When most people hear the term portrait photography, they visualize a family dressed in their Sunday best, posed rigidly in front of a camera at a department store. This is a misconceived impression of portraiture. Portraits may be made in any circumstances – indoors, outdoors, in basements, in cars, or over a cup of coffee after dinner.
A portrait is, first and foremost, an interpretation of who the subject is – not just what the subject looks like. There’s a unique life to a portrait. The camera can only capture one moment, but that moment should hint at circumstances far broader than the moment in the frame.
Portraiture and Lighting is a seven-week class intended for students with some previous experience in photography. Concepts of aperture, shutter speed, film ISO, etc. should be mastered prior to enrolling.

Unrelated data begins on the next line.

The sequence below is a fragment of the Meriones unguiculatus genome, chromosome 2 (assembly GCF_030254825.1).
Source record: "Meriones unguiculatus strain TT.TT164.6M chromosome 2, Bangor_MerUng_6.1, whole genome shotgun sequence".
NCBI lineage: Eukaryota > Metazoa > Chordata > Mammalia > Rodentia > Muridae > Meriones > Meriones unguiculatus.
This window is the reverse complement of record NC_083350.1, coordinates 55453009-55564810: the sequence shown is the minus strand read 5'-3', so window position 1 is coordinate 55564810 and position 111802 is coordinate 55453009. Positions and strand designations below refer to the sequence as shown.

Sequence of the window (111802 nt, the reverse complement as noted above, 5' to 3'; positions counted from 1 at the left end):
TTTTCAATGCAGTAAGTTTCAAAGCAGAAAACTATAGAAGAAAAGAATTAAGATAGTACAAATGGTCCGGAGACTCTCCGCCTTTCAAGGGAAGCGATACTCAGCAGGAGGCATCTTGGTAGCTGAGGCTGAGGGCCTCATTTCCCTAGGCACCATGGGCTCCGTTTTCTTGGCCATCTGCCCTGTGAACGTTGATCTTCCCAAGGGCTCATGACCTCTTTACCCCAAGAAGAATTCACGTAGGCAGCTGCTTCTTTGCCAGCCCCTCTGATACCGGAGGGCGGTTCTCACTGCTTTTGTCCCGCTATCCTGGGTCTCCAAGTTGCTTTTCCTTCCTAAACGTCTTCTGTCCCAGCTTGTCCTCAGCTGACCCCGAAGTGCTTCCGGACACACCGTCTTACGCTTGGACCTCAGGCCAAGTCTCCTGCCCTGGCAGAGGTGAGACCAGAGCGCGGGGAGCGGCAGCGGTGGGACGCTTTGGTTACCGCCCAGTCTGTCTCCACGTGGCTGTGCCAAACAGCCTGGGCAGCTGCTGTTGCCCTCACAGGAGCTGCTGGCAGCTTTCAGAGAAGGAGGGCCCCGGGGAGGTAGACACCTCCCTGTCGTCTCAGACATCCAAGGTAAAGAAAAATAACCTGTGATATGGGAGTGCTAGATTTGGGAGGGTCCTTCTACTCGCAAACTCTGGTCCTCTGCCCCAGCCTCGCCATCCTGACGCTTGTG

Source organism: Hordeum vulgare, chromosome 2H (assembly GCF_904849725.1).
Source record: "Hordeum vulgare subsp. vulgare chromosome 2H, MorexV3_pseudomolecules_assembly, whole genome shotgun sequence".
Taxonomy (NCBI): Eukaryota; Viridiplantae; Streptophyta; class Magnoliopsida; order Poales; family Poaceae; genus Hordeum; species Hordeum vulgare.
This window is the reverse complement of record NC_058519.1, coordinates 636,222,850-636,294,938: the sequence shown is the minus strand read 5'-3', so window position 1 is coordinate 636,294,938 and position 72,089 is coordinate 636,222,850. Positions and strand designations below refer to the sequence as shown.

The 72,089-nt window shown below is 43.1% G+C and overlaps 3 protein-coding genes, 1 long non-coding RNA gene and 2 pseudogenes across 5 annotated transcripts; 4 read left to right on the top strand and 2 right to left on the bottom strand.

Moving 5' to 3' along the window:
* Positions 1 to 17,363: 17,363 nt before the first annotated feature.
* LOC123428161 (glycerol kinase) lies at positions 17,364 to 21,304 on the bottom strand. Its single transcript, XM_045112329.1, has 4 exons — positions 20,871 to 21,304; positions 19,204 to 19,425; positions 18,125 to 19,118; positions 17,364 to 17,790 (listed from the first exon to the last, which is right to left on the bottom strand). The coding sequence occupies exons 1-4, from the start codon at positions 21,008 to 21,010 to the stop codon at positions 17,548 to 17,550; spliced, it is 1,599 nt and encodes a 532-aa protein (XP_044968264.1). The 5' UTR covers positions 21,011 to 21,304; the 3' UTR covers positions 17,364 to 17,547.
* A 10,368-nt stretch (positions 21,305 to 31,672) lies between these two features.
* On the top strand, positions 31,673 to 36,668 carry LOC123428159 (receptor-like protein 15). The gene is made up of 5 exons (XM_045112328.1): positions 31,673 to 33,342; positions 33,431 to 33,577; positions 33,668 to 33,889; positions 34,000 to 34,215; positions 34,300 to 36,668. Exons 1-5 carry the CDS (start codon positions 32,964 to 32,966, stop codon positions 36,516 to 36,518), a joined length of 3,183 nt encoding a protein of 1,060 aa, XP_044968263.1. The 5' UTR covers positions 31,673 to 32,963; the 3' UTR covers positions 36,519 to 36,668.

The class is called “Portraiture and Lighting,” but lighting is only a part of the intricate puzzle. Each week, students are given an assignment that deals with a particular technical variable. The class examines the details in all aspects of portraiture, and we ask questions about much more than technical issues.
Classes consist of three parts:
1. A lecture, including a lighting demonstration with a volunteer model.
2. A shooting assignment.
3. A class discussion of the previous week’s shooting assignment.
Students are expected to commit about 5 hours per week: 2 hours in class and up to 3 hours shooting pictures. If using film, students should also allow time to have film processed at a commercial lab before coming to class.
- Digital SLR camera
- 50mm lens and a lens of a different focal length